Single Parents. Season one of the sitcom was truly excellent, and season 2 is still a lot of fun. The Lance Bass Space Camp episode is one of the funniest things I’ve seen on a network sitcom for a minute. The cast has nice chemistry and they manage to showcase stories about parenting and also Adam Brody is there sometimes.

Omar Gallaga 

Fleabag. It’s bittersweet to know we’re not likely to get another season of Phoebe Waller-Bridge’s masterpiece. But the ultimately very necessary second season was profound, hilarious, and the perfect sitcom swan song.

Watchmen. HBO’s not-really-an-adaptation of the essential graphic novel surpassed all expectations, proving that Damon Lindeloff’s masterful The Leftovers wasn’t a fluke. An intense, weird, and satisfying examination of race relations and memory that demands a second viewing.

Russian Doll. Speaking of exceeding expectations, Natasha Lyonne’s spectacular comeback vehicle transformed itself from a high-concept, raunchy comedy into an intensely moving essay on human kindness. Transformative.

Chernobyl. A well-timed miniseries doubling as a tragic human drama about an all-but-forgotten disaster and a treatise on the danger of institutional lying. Grounded performances and excellent writing made the unwatchable completely compelling.

Los Espookys. Perhaps HBO’s weirdest comedy ever, this Spanish-language show about horror fans making special effects in a fictional Latin American-country was a deadpan delight. In only six episodes,a whole realm of magical realism was built around strong writing and excellent performances.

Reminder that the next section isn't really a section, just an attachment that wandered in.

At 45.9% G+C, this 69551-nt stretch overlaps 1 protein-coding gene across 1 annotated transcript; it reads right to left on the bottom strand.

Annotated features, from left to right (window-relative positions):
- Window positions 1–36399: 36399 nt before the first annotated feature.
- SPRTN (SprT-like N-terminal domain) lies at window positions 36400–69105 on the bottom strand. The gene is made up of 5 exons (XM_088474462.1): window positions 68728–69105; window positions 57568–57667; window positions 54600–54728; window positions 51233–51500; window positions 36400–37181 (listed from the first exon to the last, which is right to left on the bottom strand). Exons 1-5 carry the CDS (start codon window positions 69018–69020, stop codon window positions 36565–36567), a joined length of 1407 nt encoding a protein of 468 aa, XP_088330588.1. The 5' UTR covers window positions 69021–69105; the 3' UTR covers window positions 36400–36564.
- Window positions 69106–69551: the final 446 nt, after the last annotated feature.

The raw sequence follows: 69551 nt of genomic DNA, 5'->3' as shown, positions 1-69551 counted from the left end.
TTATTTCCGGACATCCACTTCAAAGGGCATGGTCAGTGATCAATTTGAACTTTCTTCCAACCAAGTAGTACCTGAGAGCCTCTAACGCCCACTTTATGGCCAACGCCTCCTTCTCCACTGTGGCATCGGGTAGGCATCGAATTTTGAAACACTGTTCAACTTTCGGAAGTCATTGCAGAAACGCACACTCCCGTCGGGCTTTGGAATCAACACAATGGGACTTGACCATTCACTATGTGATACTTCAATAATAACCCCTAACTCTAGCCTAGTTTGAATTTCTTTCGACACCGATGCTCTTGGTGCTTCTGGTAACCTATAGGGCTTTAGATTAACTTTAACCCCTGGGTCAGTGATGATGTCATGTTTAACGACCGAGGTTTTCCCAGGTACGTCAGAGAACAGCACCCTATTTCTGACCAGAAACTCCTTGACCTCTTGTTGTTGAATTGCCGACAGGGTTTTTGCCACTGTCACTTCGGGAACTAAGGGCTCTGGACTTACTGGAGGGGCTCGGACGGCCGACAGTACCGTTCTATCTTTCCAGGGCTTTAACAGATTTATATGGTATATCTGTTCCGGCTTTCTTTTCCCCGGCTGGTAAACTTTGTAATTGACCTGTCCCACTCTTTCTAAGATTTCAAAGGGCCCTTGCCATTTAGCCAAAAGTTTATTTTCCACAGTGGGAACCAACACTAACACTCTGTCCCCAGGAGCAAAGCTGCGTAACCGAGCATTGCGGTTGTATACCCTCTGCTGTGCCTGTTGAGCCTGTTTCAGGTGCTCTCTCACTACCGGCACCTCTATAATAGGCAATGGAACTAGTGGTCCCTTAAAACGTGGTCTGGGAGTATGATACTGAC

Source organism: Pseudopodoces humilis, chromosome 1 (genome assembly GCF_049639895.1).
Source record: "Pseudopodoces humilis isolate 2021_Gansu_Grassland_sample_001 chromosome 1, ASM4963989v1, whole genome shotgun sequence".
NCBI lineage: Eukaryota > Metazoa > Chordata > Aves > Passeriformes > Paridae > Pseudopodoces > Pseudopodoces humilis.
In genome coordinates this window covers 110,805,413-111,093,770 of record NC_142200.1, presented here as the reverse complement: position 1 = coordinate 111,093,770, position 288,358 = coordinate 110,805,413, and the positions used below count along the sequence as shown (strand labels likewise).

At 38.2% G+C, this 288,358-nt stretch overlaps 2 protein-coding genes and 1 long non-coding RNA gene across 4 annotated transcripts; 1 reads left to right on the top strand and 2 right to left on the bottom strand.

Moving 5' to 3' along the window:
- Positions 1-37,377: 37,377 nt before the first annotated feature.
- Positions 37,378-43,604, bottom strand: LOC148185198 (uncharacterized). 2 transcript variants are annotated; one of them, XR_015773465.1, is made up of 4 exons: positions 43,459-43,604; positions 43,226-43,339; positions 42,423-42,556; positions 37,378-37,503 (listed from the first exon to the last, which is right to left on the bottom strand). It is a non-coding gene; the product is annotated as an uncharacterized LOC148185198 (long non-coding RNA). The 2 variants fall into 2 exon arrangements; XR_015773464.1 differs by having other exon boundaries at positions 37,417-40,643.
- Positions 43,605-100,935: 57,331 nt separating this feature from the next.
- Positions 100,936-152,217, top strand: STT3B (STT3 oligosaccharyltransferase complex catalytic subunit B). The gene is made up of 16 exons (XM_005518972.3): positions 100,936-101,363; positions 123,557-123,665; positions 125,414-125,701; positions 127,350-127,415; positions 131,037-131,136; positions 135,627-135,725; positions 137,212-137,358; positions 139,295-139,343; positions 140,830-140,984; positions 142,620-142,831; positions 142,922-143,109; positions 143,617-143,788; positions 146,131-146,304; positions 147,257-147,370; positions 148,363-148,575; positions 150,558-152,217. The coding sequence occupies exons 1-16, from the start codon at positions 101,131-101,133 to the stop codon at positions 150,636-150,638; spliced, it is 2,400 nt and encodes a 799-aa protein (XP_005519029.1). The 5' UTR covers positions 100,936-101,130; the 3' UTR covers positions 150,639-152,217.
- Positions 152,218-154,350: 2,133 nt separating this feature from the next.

Scott Gold

The Mandalorian. Star Wars fans have, for decades now, been crying out for a live action television series set in a galaxy far, far away, and with The Mandalorian, our prayers have been handsomely answered. Jon Favreau and company took a challenge that carried insane expectations and knocked it out of the universe, gifting us a space spaghetti western that’s everything we love about Star Wars and little that we hate. Bye bye, Jar Jar, hello Baby Yoda!

Dark Crystal: Age of Resistance. Joke as we might about how Netflix will produce pretty much any script thrown at them, it finally put its deep pockets to use by making (checks notes)…an elaborate puppet fantasy series? Yes. And it’s brilliant, every bit as transfixing and terrifying as the original Dark Crystal film, taking the entrancing Land of Thra to places that would make even George R.R. Martin jealous.

Watchmen. Okay, so it might be too smart for its own good, but the HBO Watchmen series does for the trailblazing graphic novel what the Zack Snyder film ultimately couldn’t. Not only does Watchmen capture and deepen the original narrative thirty years later, it adds dimension and character depth equal or better than the source material, with clever plot twists lurking around every corner, and a powerful, unsettling depiction of race in America that you simply can’t shake.